Wednesday Wines – Episode 66 – Five elite and affordable German Rieslings

Episode 66 – 30th June 2021

Five elite and affordable German Rieslings

From tomorrow, and for the month of July, a number of wine merchants, restaurants and bars around the country will start celebrating ‘31 days of German Riesling’.  Whether or not you are a fan of these vinous publicity stunts (I couldn’t care less), dry, aromatic, effortlessly refreshing and elite German Riesling is a thrilling category of wines, so let’s start a perpetual celebration of this style of wine and we might as well all kick off a day early!

2019 Fritz Willi, Riesling, Friedrich Wilhelm Gymnasium, Mosel (£11.25,; £12.99,; £10.95,  

Sounding more like a barbecuing accident than a soothing, ice-cool wine, this is a super-clean, slightly off-dry beauty and I really like the citrus theme.  It is bargain-priced for this level of winemaking skill.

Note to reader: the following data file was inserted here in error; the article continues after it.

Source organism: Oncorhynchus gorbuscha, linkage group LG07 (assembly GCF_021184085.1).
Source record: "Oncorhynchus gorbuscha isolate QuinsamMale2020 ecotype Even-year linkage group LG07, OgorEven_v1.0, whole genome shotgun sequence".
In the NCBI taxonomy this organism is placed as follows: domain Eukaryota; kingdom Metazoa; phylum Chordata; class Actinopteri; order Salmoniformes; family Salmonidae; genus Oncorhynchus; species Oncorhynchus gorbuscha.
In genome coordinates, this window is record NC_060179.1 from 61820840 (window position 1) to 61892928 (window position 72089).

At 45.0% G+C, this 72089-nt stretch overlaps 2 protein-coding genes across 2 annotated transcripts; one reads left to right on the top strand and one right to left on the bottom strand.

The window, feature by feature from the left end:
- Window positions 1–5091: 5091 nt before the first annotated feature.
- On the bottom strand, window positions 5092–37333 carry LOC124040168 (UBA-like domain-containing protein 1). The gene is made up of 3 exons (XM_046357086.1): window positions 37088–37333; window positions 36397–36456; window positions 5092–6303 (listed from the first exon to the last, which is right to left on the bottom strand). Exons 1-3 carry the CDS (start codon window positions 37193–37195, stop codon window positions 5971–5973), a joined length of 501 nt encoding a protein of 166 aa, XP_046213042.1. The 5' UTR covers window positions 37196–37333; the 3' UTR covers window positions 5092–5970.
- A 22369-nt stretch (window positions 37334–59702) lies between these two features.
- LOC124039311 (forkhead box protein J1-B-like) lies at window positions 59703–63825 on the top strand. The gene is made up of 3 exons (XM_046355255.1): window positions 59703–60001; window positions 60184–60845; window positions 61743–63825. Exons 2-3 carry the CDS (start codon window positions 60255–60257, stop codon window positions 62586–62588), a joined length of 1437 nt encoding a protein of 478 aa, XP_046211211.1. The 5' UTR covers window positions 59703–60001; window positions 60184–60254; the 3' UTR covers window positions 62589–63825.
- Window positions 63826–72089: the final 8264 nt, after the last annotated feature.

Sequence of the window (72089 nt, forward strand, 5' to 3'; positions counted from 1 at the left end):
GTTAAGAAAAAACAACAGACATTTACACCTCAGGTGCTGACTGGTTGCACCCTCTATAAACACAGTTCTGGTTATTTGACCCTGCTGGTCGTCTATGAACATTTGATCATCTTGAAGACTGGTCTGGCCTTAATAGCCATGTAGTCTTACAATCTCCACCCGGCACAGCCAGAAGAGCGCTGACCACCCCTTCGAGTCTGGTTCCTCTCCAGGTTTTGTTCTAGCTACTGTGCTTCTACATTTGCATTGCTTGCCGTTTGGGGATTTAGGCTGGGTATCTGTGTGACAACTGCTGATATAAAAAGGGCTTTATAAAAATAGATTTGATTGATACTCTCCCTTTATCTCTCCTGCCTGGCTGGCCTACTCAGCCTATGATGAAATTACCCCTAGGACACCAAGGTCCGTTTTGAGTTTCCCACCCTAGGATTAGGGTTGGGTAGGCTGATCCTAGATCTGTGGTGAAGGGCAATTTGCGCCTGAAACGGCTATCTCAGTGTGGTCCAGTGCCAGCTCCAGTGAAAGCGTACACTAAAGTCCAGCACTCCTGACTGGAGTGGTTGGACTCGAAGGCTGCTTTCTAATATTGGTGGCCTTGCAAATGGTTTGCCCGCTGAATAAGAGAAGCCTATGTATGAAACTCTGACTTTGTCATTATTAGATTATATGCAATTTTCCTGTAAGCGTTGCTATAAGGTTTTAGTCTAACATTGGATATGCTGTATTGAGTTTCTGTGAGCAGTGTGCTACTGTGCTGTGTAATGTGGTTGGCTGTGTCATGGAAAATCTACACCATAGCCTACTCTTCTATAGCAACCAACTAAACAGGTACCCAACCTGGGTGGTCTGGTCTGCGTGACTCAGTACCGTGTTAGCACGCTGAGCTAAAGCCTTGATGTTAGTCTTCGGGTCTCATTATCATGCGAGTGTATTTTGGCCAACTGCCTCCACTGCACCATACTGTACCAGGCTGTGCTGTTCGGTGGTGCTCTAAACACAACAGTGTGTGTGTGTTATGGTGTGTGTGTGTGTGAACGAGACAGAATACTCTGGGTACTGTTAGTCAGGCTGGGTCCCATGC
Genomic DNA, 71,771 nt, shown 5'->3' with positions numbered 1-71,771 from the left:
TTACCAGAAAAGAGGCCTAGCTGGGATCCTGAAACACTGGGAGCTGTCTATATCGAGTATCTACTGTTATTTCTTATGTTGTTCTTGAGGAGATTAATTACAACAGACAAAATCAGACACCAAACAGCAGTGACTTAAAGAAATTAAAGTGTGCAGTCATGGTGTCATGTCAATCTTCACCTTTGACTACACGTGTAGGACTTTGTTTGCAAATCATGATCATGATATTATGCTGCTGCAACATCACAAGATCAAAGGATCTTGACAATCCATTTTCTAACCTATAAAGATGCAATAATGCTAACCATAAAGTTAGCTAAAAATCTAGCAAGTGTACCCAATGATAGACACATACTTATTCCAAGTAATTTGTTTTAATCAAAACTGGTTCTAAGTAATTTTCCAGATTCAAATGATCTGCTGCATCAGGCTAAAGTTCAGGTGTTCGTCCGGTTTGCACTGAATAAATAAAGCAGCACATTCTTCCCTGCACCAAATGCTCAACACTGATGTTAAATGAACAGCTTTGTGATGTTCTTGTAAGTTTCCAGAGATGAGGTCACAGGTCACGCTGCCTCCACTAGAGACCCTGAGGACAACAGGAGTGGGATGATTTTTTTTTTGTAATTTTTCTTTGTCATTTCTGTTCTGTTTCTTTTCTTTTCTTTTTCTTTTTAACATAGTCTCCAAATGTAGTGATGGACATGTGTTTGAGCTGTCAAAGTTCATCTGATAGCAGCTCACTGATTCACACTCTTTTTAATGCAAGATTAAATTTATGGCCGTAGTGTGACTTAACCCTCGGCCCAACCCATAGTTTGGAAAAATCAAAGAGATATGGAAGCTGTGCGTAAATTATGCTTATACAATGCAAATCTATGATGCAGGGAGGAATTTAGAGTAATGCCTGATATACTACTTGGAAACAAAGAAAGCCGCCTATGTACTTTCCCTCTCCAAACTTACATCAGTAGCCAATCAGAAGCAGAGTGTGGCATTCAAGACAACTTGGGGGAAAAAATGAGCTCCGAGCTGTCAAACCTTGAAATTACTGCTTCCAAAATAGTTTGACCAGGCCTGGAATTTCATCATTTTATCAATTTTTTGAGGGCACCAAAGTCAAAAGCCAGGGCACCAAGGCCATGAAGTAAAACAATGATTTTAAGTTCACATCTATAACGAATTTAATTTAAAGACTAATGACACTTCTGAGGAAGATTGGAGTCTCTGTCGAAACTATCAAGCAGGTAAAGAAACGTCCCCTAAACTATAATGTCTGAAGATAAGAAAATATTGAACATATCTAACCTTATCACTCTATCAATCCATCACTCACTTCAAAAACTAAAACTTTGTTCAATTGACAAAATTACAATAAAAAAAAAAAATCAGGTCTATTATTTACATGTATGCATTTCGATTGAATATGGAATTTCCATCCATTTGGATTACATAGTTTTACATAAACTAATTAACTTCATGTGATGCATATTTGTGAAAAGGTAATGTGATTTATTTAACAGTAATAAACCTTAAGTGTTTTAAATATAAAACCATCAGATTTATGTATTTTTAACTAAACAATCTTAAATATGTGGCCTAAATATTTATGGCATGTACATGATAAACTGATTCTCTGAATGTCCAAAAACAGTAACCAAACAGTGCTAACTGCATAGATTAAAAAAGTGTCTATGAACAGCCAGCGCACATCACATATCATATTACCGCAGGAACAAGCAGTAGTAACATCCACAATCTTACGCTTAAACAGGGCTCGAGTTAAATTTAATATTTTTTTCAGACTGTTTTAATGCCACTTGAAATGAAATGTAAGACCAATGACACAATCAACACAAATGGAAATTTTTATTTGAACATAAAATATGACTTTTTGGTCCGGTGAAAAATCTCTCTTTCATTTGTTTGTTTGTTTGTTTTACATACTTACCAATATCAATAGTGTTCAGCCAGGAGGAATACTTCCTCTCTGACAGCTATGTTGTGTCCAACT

2020 The Boar, Riesling, Leitz, Rheingau (£12.99,

This time there is a signature, Leitz-style mineral core here which brings a cold, pebbly freshness to the lighter-framed Riesling fruit.  Amazingly cleansing and uplifting, this is a thrilling aperitif style for slicing through spicier dishes and even wasabi and soy sauce.

2019 Riesling, Estate Dry, Gunderloch, Rheinhessen (£13.69,; £15.46,  

The ‘red slate’ vineyards here bring a different tone to this wine and it adds a little more mid-palate weight and also some spice and deeper apple and pear tones.  I cannot believe the value afforded by all five of these wines but this is the only wine that does both pure aperitif work and also structured starters, too!

2018 Riesling, Monopol, Gutswein, Maximin Grünhaus, Mosel (£19.85,  

Climbing the complexity ladder, this is an elite wine from an elite winery and it is energetic, spritzy, impossibly beautiful and with a hint of grapeiness on the finish, it is downright sexy, too.  Wow.

2018 Riesling, Pur Mineral, Rudolf Fürst, Franken (£21.95,; £21.50,; £24.00,  

A Grand Cru estate with one of its entry-level wines and this means that you get cosmic skill at a fantastic price.  This is the only bottle in this quintet that will develop further with age as opposed to just simply hang tight and then gently fade and it is also a richer, foodier candidate with tension, nobility and tremendous class.

Conclusion – I hope that you have enjoyed this quick trip around five elite German producers and their ‘affordable’ Rieslings.  I also hope that you buy all five – this is probably the finest sub-£80 masterclass on German Riesling imaginable.